Household Cleaner Gets Prominent Role in 'Strong Medicine'

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%%STORYIMAGE_LEFT%%CINCINNATI -- When mold strikes, the doctors of the fictional Rittenhouse Women's Health Center on Lifetime's Strong Medicine are there to help -- and Clorox Co.'s Tilex will be right there with them. Tilex, a household cleaner positioned primarily as a mold fighter, has purchased an in-depth content integration for a show that airs Jan. 26, and will feature a plot that centers on health problems related to mold.
10-second trailer
Besides running conventional 30-second ads during the program, Tilex and Strong Medicine will present a 10-second trailer immediately following the show in which one of the stars delivers "a message about mold at home and the importance of being able to address it," said Derek Gordon, Clorox's vice president for marketing. Clorox declined to disclose just how much it is spending on the integration and advertising during and around the episode. However, the Lifetime integration is the latest in a series of nontraditional marketing efforts Clorox is putting behind a brand it has identified as one of its top growth drivers.
30 million impressions
A public-relations effort about mold-related allergies and other health issues generated 30 million impressions last year, Mr. Gordon said, and is among factors that has helped drive the well-established mold-fighting product to a 10-point share gain in the past year. Mold-related health problems have been getting growing media coverage in recent years, and mold-related claims have become a bane to homeowners insurance underwriters. Several have issued riders to existing policies exempting or limiting mold claims or offered stand-alone policies to cover mold damage. Mr. Gordon believes Clorox's PR efforts have been responsible for at least some of the heightened awareness, and hopes content integration into entertainment can do even more. "An important portion of what we do as a company now is making sure we are using the full range of tools to be able to reach our target consumers as opposed to just traditional advertising," he said. "Advertising is and always will be important, but now PR and the retail environment and the general home environment are also critically important."
Other brand content integration
Clorox %%PULLQUOTE_RIGHT%% is also looking to use more content integration in coming months across a broad range of its brands, which also include Clorox bleach, Brita water filters, Kingford Charcoal and Glad storage products, though Mr. Gordon declined to provide details. Another effort linking Clorox to Lifetime and Strong Medicine kicked off in December: a sweepstakes shoppers can enter at Kmart for a chance to win $1,000 and a trip to Hollywood to meet what promotional materials bill as "Strong Medicine's resident hunk" Josh Coxx and make a cameo appearance on an episode of the show. Lifetime and Clorox are part of a veritable gold rush of household-products brands and female-oriented shows striking integration deals.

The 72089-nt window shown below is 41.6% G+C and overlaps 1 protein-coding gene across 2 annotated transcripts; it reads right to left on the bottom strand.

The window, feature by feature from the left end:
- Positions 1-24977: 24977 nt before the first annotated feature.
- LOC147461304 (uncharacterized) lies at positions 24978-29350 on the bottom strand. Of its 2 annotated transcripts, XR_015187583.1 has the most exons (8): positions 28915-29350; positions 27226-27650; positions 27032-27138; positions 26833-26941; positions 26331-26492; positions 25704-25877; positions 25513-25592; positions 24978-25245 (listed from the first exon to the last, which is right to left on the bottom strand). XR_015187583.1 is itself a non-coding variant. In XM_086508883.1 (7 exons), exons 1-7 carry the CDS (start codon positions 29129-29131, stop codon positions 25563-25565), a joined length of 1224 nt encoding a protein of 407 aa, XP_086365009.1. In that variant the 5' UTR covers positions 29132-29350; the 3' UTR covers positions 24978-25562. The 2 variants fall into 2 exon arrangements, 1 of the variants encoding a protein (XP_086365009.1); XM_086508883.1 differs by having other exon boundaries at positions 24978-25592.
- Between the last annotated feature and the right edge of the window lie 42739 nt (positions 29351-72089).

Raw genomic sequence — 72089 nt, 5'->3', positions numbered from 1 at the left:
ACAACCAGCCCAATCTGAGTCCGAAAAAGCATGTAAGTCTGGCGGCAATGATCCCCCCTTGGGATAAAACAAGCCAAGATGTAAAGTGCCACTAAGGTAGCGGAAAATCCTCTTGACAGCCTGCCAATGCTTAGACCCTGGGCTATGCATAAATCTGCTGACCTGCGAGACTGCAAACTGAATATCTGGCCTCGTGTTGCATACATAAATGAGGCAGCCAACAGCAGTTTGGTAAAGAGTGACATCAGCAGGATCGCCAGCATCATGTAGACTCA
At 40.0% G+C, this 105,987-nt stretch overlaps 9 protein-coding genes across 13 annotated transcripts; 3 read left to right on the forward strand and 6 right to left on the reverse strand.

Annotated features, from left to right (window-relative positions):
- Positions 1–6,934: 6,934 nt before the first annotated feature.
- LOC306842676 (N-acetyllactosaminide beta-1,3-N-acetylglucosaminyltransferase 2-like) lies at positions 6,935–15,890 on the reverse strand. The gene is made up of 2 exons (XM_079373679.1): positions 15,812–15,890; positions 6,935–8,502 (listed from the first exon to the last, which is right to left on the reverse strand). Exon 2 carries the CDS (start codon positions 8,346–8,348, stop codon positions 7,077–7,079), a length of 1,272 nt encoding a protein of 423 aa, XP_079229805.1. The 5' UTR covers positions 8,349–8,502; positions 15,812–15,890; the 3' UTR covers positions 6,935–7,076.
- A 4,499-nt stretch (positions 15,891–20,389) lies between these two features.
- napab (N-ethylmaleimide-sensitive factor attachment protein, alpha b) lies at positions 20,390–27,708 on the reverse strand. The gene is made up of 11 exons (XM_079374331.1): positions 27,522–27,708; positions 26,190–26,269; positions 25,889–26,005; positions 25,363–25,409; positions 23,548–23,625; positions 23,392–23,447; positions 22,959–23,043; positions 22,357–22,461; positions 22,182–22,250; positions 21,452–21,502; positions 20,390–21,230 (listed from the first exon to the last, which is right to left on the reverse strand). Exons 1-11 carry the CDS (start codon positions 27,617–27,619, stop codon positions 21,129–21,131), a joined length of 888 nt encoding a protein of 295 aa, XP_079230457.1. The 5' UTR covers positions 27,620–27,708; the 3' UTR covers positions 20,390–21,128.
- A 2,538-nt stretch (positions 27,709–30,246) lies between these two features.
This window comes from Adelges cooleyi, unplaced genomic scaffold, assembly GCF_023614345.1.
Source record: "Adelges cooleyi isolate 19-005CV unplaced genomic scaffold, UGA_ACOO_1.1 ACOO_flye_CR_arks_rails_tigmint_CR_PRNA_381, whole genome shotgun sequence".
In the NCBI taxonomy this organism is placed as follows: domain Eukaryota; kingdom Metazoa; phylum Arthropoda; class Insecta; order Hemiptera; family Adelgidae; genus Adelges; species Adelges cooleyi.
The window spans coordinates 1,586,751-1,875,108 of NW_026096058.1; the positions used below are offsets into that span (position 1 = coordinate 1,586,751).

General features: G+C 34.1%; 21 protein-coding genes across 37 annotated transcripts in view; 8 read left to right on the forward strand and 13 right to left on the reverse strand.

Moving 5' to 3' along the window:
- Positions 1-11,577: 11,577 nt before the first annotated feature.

Rival P&G and 'Trading Spaces'
Rival Procter & Gamble Co. got the movement started in 2002 with a sponsorship of TLC's Trading Spaces that includes a Swiffer logo plastered on smocks of the show's rehabbers and obligatory Swiffering of each newly decorated room. Lifetime's How Clean Is Your House?, in which two British housekeepers give untidy American homes a dressing down and spiffing up, has become a not-too-subtle showcase for P&G cleaning brands such as Mr. Clean, Dawn and Febreze. The movement has spawned some detractors, including newspaper TV critics who have panned obvious placements in How Clean Is Your House? Gary Ruskin, executive director of the advocacy group Commercial Watch, believes the Tilex-Strong Medicine integration "injects a strong whiff of commercialism into the program." He added: "Increasingly these home-repair and decorating shows have become more infomercials than programming. To the extent some of them claim to have a pro-consumer or documentary function, that is entirely subverted."
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